Here's an excerpt:

                    Unfortunately, Representative Conyers actions do not reflect his words. This bill was introduced in the last Congress. The Judiciary Committee then held hearings on the bill, in which even the publishers' own witnesses pointed out flaws in its logic and approach. In particular, a previous Registrar of Copyrights, clearly sympathetic to the publishers' cause, acknowledged that the NIH Policy was in perfect accord with US copyright law and practice. If Conyers were so interested in dealing with a complex issue in a fair and reasonable way, why then did he completely ignore the results of this hearing and reintroduce the exact same bill—one that clearly reflects the opinions of only one side in this debate?

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                      Peter Suber Replies to Rep. John Conyers about the Fair Copyright in Research Works Act

                      Posted in Copyright, Digital Copyright Wars, Open Access, Publishing, Scholarly Journals, Self-Archiving on March 7th, 2009

                      Peter Suber has replied to Rep. John Conyers' "A Reply to Larry Lessig," which was written in response to "Is John Conyers Shilling for Special Interests?" by Lawrence Lessig and Michael Eisen.

                      Here's an excerpt:

                      I thank Rep. Conyers for making a public defense of his bill in a forum which offers the public a chance to respond.  I also respect his record on other issues, including civil rights and bankruptcy, and his current efforts to compel the testimony of Karl Rove and Harriet Miers. On research publications, however, he's backing the wrong horse, and his arguments for siding with publishers against scientists and taxpayers are not strong.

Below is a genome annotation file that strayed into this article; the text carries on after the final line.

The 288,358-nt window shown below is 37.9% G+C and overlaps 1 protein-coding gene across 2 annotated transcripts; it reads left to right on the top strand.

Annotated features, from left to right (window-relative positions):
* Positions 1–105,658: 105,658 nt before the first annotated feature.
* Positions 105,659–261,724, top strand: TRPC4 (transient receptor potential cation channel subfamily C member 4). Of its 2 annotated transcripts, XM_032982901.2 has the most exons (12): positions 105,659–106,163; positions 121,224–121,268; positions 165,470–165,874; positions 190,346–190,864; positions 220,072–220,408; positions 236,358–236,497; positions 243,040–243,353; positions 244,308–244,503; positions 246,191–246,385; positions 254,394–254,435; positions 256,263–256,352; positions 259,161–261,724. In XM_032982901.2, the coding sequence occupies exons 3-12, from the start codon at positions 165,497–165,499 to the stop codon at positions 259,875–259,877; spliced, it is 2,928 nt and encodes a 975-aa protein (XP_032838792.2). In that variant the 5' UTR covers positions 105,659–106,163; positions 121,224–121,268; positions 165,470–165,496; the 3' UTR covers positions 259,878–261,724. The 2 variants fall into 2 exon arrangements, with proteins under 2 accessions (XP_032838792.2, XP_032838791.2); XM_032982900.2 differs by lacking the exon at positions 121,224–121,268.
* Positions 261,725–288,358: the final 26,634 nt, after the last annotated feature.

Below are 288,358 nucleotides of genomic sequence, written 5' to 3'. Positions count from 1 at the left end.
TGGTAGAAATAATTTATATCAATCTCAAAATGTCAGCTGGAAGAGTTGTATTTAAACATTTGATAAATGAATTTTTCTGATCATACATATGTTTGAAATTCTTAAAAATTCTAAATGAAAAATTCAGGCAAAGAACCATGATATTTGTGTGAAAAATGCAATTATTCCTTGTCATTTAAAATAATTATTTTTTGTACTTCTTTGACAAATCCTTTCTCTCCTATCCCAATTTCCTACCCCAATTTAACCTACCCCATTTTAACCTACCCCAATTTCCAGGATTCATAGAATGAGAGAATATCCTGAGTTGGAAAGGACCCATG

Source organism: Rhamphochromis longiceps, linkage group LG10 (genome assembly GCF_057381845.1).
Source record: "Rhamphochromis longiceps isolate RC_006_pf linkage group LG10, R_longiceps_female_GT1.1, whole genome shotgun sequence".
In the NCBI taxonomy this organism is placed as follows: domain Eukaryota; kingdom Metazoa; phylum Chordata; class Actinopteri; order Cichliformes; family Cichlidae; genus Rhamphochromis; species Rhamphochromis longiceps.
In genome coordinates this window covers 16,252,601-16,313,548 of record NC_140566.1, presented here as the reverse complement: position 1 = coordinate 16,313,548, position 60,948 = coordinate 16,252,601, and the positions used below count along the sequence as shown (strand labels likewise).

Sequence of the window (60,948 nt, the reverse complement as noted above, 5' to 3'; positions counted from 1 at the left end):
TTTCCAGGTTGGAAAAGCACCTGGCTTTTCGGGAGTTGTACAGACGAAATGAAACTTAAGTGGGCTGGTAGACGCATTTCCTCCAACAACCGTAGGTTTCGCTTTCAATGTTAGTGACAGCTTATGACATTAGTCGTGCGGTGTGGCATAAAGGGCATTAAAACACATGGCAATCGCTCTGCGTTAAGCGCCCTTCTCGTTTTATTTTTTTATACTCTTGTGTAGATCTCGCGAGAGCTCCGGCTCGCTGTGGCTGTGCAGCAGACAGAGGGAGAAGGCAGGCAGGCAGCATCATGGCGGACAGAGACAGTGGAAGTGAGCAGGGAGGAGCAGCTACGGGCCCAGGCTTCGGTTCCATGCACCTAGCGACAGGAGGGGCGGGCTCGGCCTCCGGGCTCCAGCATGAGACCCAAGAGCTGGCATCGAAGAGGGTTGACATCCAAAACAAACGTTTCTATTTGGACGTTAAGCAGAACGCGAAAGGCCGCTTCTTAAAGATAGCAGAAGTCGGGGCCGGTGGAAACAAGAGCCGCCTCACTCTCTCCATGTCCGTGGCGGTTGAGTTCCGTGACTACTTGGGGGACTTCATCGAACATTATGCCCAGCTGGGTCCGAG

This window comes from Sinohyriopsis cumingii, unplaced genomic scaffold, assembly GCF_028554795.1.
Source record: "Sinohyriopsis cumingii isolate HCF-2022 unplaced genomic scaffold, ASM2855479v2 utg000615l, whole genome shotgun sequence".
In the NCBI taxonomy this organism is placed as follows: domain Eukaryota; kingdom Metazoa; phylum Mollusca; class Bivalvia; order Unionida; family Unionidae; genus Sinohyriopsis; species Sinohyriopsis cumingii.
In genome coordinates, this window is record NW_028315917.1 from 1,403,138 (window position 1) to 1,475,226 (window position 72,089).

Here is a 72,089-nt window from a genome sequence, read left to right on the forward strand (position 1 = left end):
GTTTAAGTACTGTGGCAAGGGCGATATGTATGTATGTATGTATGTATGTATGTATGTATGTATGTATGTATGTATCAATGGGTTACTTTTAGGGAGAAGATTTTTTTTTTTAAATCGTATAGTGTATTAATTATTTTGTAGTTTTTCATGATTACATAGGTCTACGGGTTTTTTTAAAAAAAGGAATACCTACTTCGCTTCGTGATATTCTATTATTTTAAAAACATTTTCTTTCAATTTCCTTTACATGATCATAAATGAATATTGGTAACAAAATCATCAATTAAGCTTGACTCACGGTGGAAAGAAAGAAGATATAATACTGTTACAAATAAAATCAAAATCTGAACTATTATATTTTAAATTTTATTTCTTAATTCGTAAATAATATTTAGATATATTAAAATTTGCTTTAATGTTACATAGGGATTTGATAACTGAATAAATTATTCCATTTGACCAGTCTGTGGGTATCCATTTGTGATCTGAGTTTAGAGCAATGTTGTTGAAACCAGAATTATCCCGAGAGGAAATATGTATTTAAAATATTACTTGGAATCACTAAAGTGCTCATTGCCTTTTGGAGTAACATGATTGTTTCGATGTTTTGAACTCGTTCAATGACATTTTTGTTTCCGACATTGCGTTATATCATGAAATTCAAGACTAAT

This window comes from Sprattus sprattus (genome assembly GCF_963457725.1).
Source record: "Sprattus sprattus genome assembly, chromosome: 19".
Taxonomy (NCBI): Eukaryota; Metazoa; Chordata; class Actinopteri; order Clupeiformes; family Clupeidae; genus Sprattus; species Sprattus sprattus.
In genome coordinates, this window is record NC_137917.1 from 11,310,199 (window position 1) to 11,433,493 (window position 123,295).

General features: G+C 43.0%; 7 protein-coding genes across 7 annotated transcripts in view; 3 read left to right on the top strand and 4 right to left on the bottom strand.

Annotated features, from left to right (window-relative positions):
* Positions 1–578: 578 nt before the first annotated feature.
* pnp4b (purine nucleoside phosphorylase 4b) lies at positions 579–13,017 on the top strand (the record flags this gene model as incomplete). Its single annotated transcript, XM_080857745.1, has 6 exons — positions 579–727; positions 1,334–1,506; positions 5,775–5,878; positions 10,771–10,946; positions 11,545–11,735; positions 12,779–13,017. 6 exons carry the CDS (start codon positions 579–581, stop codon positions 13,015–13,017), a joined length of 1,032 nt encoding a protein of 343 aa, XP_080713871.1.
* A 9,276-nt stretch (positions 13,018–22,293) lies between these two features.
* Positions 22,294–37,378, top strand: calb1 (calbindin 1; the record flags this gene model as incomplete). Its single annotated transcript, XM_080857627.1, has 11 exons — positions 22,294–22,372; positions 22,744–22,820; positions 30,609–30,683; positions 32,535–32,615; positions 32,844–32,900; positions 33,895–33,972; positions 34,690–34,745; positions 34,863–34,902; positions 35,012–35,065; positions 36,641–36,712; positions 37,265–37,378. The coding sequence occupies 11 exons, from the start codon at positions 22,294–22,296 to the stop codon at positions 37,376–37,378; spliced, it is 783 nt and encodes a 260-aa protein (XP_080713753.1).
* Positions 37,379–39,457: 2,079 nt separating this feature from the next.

(1) Rep. Conyers insists that the House Judiciary Committee should have been consulted on the original proposal for an open-access policy at the NIH. However, William Patry, former copyright counsel to the House Judiciary Committee (and now chief copyright counsel at Google), believes that "the claim that the NIH policy raises copyright issues is absurd," and that the Judiciary Committee did not need to be in the loop.  I understand that the House Rules Committee came to a similar decision when formally asked. . . .

                      Clearly Rep. Conyers disagrees with these views. But they should suffice to show that bypassing the Judiciary Committee was not itself a corrupt maneuver.